Improvements in rare cell isolation and common blood tests

Published on October 29, 2012 at 10:07 AM · No Comments

At the Sixteenth International Conference on Miniaturized Systems for Chemistry and Life Sciences (microTAS) to be held Oct. 28-Nov. 1, in Okinawa, Japan, University of Cincinnati researchers will present four papers, including one detailing improvements in rare cell isolation and one detailing improvements, in terms of cost and time, of common blood tests.

Ian Papautsky, associate professor in UC's School of Electronic and Computing Systems (SECS), part of the College of Engineering and Applied Science, and a UC team are leading these research efforts.

In a paper titled "Continuous Rare Cell Extraction Using Self-Releasing Vortex in an Inertial Microfluidic Device" by Papautsky and co-authors Xiao Wang, UC doctoral student, and Jian Zhou, research associate, a new concept for separation of rare cells, such as prostate cancer cells or circulating tumor cells, using microfluidics, is detailed.

"Last year we showed we can selectively isolate prostate cancer cells, but only by running small sample volumes one at a time. Now we show that we can do this continuously," Papautsky said. "This is exciting because it allows for an entire blood draw to be processed, in continuous matter, in a shorter period of time."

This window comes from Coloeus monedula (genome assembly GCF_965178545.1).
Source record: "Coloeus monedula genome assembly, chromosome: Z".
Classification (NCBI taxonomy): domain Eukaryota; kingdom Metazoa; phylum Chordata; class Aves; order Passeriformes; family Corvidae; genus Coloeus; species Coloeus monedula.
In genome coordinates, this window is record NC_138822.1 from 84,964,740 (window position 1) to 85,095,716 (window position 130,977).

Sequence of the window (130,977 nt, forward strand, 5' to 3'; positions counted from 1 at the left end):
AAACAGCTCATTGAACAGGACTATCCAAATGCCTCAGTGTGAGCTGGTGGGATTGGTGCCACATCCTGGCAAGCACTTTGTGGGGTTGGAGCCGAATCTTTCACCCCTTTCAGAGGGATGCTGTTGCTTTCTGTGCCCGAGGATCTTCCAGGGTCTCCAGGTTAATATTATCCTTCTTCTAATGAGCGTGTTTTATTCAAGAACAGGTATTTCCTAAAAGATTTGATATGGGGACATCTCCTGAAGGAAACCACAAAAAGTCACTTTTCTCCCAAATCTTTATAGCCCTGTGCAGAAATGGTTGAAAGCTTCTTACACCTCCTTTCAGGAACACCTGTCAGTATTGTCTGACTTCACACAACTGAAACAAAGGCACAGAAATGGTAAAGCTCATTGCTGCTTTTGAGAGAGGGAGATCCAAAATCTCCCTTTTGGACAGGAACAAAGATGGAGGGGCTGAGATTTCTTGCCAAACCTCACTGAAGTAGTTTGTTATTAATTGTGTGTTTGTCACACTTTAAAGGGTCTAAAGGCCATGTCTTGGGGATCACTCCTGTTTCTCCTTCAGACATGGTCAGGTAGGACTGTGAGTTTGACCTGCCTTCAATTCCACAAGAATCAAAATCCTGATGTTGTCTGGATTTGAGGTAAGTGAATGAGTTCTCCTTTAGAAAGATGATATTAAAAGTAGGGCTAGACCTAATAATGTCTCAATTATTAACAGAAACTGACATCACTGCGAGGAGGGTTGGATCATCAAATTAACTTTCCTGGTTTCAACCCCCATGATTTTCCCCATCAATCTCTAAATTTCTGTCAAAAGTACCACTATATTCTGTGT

These blood draws can be used to identify tumor cells for diagnostic or prognostic purposes. "Our approach is based purely on size. It doesn't rely on antibodies, which is important because not all cancer cells express antigens. So, if the cancer cells are, let's say, larger than 20 microns, we'll extract them," he explained.

The most common approach for looking for these circulating tumor cells is via a system that uses a selection using antibodies to detect antigens. "We could also use our device to prepare samples for systems that use antibody-based selection." This combined approach could potentially help reduce occurrence of false positives while significantly increasing the accuracy of the antibody-based tests.

Another area in which this device could be useful is in working with cell cultures. "If you have a mixture of multiple cells where some cells are small and other cells are big, we could separate these cell populations very easily," Papautsky explained. "Anytime you need to separate based on size, we can do it using inertial microfluidics."

The advantage of inertial microfluidics in cell separation is that it can be done easily and without cumbersome equipment. This research is leading to an entirely new generation of testing capabilities which particularly lend themselves to direct use in the field and in physicians' offices in just about any country and any economic setting.

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